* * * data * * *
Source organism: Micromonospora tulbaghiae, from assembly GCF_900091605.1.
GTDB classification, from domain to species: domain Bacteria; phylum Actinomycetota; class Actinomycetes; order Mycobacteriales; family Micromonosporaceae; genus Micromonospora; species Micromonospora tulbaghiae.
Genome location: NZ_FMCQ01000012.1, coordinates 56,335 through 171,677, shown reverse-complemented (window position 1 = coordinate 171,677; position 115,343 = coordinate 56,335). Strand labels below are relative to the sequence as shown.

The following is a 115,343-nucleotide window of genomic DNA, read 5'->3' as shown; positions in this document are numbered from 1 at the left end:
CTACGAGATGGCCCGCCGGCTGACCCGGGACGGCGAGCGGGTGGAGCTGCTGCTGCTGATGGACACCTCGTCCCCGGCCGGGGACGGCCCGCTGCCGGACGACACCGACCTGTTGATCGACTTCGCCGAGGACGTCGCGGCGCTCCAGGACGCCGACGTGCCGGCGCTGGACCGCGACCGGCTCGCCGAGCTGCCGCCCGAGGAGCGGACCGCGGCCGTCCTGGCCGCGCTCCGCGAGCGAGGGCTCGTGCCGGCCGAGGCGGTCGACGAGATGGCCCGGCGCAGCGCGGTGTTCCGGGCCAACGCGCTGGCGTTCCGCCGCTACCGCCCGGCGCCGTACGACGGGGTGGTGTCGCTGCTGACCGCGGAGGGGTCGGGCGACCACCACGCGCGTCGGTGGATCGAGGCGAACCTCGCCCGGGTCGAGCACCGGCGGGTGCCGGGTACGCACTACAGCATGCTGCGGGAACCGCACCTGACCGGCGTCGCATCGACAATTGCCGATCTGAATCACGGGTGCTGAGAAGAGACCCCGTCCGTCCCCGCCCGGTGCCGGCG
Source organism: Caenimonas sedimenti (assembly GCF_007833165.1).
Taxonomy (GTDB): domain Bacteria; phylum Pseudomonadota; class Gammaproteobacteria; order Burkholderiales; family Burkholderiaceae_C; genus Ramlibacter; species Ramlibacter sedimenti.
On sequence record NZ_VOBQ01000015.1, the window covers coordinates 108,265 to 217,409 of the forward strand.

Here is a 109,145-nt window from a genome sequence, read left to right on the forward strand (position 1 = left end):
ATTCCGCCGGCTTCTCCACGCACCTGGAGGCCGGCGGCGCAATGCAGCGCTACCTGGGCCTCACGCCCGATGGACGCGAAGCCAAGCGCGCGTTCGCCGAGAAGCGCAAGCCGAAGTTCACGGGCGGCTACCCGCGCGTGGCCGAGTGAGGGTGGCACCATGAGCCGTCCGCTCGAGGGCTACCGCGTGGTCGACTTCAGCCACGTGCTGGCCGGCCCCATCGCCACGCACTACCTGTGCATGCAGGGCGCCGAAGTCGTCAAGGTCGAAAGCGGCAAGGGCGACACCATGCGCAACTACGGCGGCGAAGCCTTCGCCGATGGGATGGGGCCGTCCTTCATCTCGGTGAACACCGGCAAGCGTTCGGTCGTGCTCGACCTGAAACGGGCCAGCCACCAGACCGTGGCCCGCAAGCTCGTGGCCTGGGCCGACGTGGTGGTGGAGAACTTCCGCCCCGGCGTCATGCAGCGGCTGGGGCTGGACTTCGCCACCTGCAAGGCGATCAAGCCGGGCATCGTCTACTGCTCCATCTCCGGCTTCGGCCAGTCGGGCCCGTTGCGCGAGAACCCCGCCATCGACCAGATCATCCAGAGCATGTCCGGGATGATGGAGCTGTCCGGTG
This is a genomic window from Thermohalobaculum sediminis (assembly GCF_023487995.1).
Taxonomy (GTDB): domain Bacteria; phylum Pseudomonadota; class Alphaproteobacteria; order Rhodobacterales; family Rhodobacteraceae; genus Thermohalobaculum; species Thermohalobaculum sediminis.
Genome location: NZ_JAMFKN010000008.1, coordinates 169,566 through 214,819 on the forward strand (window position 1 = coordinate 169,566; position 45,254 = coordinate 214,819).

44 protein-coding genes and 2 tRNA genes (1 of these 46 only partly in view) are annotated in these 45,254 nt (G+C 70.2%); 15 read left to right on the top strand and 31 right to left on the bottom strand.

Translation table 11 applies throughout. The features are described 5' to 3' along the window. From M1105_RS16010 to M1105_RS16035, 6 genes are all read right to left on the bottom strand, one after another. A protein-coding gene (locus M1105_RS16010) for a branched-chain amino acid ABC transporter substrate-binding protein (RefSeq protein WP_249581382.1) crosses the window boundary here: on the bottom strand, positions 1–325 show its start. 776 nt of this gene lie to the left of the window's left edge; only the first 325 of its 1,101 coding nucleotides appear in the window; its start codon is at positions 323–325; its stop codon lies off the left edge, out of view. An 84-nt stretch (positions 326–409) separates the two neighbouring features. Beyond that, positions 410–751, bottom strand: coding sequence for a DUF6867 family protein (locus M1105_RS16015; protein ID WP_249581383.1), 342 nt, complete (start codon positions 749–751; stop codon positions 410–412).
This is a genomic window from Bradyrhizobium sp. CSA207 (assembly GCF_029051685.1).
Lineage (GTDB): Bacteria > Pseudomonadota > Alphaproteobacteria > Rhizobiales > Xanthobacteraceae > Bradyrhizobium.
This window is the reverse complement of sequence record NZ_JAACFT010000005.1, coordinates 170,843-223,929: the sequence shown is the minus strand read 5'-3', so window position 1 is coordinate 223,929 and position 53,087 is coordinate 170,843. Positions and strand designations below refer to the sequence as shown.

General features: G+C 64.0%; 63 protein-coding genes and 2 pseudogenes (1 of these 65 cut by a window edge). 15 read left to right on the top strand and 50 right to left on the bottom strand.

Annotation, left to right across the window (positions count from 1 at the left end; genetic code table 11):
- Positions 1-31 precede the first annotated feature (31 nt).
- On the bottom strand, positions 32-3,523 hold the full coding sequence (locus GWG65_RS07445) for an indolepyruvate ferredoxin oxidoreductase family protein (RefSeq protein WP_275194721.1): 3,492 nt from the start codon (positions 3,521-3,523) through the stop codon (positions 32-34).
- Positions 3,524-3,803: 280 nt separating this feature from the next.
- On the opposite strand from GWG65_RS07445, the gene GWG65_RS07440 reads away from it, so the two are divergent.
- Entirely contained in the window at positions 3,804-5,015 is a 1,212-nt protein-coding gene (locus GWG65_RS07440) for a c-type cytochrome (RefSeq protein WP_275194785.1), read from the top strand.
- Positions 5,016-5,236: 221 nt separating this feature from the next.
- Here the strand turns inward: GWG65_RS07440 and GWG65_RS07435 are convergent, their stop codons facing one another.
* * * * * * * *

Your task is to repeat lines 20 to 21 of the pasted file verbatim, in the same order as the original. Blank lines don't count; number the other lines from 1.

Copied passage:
Annotation, left to right across the window (positions count from 1 at the left end; genetic code table 11):
- Positions 1-31 precede the first annotated feature (31 nt).